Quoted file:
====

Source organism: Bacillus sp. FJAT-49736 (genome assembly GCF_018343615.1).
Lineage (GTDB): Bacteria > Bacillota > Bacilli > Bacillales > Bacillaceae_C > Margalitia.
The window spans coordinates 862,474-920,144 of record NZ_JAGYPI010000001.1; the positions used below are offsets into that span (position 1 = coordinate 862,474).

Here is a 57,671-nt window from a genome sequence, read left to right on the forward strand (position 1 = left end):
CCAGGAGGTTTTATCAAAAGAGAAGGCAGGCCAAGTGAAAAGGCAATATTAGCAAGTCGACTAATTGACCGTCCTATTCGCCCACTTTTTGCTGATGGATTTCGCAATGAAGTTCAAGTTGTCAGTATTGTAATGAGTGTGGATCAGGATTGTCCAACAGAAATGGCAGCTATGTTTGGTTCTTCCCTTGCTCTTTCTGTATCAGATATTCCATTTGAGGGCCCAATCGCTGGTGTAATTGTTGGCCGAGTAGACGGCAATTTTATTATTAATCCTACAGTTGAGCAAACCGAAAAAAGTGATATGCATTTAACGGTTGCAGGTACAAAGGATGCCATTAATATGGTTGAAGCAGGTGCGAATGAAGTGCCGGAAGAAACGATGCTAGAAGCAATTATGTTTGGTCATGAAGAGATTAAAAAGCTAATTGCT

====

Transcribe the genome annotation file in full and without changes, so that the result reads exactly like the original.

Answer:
Source organism: Bacillus sp. FJAT-49736 (genome assembly GCF_018343615.1).
Lineage (GTDB): Bacteria > Bacillota > Bacilli > Bacillales > Bacillaceae_C > Margalitia.
The window spans coordinates 862,474-920,144 of record NZ_JAGYPI010000001.1; the positions used below are offsets into that span (position 1 = coordinate 862,474).

Here is a 57,671-nt window from a genome sequence, read left to right on the forward strand (position 1 = left end):
CCAGGAGGTTTTATCAAAAGAGAAGGCAGGCCAAGTGAAAAGGCAATATTAGCAAGTCGACTAATTGACCGTCCTATTCGCCCACTTTTTGCTGATGGATTTCGCAATGAAGTTCAAGTTGTCAGTATTGTAATGAGTGTGGATCAGGATTGTCCAACAGAAATGGCAGCTATGTTTGGTTCTTCCCTTGCTCTTTCTGTATCAGATATTCCATTTGAGGGCCCAATCGCTGGTGTAATTGTTGGCCGAGTAGACGGCAATTTTATTATTAATCCTACAGTTGAGCAAACCGAAAAAAGTGATATGCATTTAACGGTTGCAGGTACAAAGGATGCCATTAATATGGTTGAAGCAGGTGCGAATGAAGTGCCGGAAGAAACGATGCTAGAAGCAATTATGTTTGGTCATGAAGAGATTAAAAAGCTAATTGCT